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Tule Elk
 Tule Elk Facts and Information

Tule Elk - Herd of Bull Elk
Credit: US Fish and Wildlife Service, Goldman, Luther C.

Common Name: Tule Elk
Kingdom: Animalia
Phylum: Chordata
Class: Mammalia
Order: Artiodactyla
Family: Cervidae
Genus: Cervus
Species: Cervus canadensis
Subspecies: Cervus canadensis nannodes

The Tule Elk is the smallest of the North American elk species, the male (bull) elk weighing an average of 450 to 500 pounds (200 to 225 kg), and the female (cow) weighing between 350 to 425 pounds (150 to 200 kg). Tule Elk have a light-beige coat with a dark brown mane surrounding their neck. The rump of the Tule elk is white to a very light tan. The average length of a Tule Elk is 7 feet, and is 4 to 5 feet high at the shoulders. Similar to the Rocky Mountain Elk, a mature male Tule Elk will typically have 6 points on each of the antlers.
Tule Elk - Front Hoof Print
Front Hoof Print
Tule Elk - Rear Hoof Print
Rear Hoof Print

Tule Elk Distribution/Habitat

Tule Elk - Distribution

The Tule Elk was once known to inhabit most of central California from the east coast to the Sierra Nevada Foothills, but today the Tule Elk are primarily located in the Tule Elk State Reserve in California, which was created in 1932 to protect the once extinct animal. At one point in the Tule Elk’s history, there were 400,000 to 500,000 elk roaming free in most of California. At the low point, there may have been as few as 20 to 30. A farmer/cattleman by the name of Henry Miller was determined to save this majestic animal, which for him started in the 1870’s – 50 years before Tule Elk State Reserve was created for the preservation of this almost extinct animal. The heard in Tule Elk State Reserve population is now 2,500 to 3,000 head of elk. The State of California has also transplanted the Tule Elk into other wildlife reserves where the animal once roamed.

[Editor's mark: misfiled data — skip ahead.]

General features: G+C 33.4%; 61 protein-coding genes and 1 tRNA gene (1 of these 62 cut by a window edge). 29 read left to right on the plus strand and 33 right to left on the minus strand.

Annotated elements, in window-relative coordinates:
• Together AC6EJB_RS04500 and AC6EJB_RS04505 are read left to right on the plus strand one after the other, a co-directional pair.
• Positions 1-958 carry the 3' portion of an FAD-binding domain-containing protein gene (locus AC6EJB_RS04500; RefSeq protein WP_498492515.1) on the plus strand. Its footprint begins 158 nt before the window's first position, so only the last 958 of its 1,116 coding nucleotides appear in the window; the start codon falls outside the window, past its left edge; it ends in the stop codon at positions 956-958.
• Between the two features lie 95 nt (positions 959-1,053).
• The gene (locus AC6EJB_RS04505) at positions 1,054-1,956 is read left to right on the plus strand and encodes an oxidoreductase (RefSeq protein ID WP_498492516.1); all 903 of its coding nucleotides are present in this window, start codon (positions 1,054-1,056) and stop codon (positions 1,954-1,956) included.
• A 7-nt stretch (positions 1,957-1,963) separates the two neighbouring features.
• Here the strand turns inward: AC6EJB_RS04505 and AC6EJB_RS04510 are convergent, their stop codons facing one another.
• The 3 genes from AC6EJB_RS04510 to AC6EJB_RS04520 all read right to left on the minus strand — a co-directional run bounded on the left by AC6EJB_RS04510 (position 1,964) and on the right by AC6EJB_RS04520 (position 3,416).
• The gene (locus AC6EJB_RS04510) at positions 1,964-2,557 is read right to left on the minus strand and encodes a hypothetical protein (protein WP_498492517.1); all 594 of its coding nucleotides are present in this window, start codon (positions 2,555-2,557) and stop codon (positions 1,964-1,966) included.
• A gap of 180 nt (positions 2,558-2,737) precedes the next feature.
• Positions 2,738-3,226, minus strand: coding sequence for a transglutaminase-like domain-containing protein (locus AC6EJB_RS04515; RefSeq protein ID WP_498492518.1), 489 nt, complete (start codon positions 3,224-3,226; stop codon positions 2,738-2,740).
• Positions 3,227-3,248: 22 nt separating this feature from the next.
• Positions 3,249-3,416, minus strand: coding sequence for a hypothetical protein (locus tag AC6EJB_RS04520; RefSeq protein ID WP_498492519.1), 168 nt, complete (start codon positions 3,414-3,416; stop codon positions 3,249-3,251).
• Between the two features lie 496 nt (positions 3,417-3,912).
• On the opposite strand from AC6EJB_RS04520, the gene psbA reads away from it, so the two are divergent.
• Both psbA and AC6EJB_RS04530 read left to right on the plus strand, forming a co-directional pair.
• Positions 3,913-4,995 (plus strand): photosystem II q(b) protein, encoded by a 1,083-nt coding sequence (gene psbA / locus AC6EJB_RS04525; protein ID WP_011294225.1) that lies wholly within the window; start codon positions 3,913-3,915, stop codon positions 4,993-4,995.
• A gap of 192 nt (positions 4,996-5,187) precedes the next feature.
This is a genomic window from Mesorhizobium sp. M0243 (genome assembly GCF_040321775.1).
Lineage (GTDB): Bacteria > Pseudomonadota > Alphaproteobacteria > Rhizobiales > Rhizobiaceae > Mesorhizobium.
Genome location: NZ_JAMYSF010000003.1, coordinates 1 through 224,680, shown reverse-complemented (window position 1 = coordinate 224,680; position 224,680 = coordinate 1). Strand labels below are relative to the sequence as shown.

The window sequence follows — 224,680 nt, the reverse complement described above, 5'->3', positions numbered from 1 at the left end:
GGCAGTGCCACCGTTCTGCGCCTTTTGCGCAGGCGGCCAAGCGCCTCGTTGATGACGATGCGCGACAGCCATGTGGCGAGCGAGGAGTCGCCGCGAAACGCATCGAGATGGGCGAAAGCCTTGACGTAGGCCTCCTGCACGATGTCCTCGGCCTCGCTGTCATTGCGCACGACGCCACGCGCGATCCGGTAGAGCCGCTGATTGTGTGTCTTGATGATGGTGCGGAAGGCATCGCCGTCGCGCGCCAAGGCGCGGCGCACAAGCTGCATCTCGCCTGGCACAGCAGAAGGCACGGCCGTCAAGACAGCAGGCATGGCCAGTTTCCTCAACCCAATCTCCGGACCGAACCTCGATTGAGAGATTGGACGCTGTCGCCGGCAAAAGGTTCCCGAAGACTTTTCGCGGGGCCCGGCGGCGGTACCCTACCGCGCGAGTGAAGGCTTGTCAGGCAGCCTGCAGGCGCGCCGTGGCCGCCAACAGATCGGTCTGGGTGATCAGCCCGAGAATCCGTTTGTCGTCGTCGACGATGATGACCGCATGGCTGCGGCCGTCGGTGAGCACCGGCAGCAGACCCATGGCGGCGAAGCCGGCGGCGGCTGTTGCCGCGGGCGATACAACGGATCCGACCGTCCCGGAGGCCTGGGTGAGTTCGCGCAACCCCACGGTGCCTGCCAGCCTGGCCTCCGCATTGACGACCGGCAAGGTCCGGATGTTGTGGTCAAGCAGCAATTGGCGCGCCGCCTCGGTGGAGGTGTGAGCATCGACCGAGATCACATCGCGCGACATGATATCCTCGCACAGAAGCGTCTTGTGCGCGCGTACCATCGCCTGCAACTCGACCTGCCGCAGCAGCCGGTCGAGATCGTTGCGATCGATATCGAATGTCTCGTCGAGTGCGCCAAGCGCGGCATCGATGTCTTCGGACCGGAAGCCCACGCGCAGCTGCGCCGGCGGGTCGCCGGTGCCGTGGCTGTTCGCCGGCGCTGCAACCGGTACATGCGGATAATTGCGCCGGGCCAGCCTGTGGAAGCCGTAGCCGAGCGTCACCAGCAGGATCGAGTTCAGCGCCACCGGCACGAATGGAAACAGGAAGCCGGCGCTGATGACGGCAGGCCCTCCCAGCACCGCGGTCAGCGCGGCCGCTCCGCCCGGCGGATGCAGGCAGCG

Tule Elk Diet

Tule Elk - Bull, Cow and Calf
Credit: US Fish and Wildlife Service, Zahm, Gary R

Tule Elk primarily eat various forbs, grasses, leaves and twigs. Tule Elk will also eat aquatic vegetation near streams and bodies of water. They are also known to eat alfalfa when available.

Tule Elk Reproduction

Tule Elk - Bulls in Velvet
Credit: US Fish and Wildlife Service, Zahm, Gary R

Tule Elk calves are usually born from mid-May to mid-June and weigh between 20 to 25 pounds at birth. Calves are born with spots which are gone by the end of summer. The calves are weaned from their mother’s milk at two months of age, leaving the comfort of their mother just before the breeding season begins in the next year.

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